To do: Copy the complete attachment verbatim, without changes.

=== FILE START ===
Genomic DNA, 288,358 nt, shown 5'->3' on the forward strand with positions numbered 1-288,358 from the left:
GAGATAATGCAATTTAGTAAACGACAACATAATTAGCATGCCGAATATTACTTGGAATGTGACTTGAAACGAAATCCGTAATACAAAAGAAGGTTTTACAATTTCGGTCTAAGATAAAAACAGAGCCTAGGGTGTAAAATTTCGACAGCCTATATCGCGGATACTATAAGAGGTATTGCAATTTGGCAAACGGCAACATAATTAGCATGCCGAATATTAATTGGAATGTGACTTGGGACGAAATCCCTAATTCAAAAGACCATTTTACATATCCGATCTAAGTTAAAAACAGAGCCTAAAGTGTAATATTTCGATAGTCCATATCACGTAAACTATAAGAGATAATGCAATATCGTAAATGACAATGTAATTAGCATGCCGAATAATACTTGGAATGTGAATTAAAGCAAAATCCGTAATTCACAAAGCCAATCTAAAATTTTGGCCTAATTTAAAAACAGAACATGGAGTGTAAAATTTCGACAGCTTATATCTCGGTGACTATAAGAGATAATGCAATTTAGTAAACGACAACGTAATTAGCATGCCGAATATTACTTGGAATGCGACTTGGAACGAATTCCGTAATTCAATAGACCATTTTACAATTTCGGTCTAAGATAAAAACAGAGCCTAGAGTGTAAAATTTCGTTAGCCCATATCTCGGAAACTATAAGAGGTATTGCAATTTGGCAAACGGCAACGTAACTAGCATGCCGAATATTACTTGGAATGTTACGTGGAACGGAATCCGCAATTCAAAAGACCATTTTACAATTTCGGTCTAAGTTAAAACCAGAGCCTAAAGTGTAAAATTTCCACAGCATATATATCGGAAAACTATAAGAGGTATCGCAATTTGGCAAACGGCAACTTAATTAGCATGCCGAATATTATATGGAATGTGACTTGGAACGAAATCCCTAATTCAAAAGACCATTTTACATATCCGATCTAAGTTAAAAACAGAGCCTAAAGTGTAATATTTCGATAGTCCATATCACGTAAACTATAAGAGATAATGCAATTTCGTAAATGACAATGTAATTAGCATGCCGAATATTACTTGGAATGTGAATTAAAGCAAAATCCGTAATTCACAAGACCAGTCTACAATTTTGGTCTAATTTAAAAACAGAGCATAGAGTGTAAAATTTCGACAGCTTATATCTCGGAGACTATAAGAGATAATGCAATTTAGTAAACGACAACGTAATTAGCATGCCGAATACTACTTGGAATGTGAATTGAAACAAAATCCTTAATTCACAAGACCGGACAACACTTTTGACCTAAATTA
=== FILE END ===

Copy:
Genomic DNA, 288,358 nt, shown 5'->3' on the forward strand with positions numbered 1-288,358 from the left:
GAGATAATGCAATTTAGTAAACGACAACATAATTAGCATGCCGAATATTACTTGGAATGTGACTTGAAACGAAATCCGTAATACAAAAGAAGGTTTTACAATTTCGGTCTAAGATAAAAACAGAGCCTAGGGTGTAAAATTTCGACAGCCTATATCGCGGATACTATAAGAGGTATTGCAATTTGGCAAACGGCAACATAATTAGCATGCCGAATATTAATTGGAATGTGACTTGGGACGAAATCCCTAATTCAAAAGACCATTTTACATATCCGATCTAAGTTAAAAACAGAGCCTAAAGTGTAATATTTCGATAGTCCATATCACGTAAACTATAAGAGATAATGCAATATCGTAAATGACAATGTAATTAGCATGCCGAATAATACTTGGAATGTGAATTAAAGCAAAATCCGTAATTCACAAAGCCAATCTAAAATTTTGGCCTAATTTAAAAACAGAACATGGAGTGTAAAATTTCGACAGCTTATATCTCGGTGACTATAAGAGATAATGCAATTTAGTAAACGACAACGTAATTAGCATGCCGAATATTACTTGGAATGCGACTTGGAACGAATTCCGTAATTCAATAGACCATTTTACAATTTCGGTCTAAGATAAAAACAGAGCCTAGAGTGTAAAATTTCGTTAGCCCATATCTCGGAAACTATAAGAGGTATTGCAATTTGGCAAACGGCAACGTAACTAGCATGCCGAATATTACTTGGAATGTTACGTGGAACGGAATCCGCAATTCAAAAGACCATTTTACAATTTCGGTCTAAGTTAAAACCAGAGCCTAAAGTGTAAAATTTCCACAGCATATATATCGGAAAACTATAAGAGGTATCGCAATTTGGCAAACGGCAACTTAATTAGCATGCCGAATATTATATGGAATGTGACTTGGAACGAAATCCCTAATTCAAAAGACCATTTTACATATCCGATCTAAGTTAAAAACAGAGCCTAAAGTGTAATATTTCGATAGTCCATATCACGTAAACTATAAGAGATAATGCAATTTCGTAAATGACAATGTAATTAGCATGCCGAATATTACTTGGAATGTGAATTAAAGCAAAATCCGTAATTCACAAGACCAGTCTACAATTTTGGTCTAATTTAAAAACAGAGCATAGAGTGTAAAATTTCGACAGCTTATATCTCGGAGACTATAAGAGATAATGCAATTTAGTAAACGACAACGTAATTAGCATGCCGAATACTACTTGGAATGTGAATTGAAACAAAATCCTTAATTCACAAGACCGGACAACACTTTTGACCTAAATTA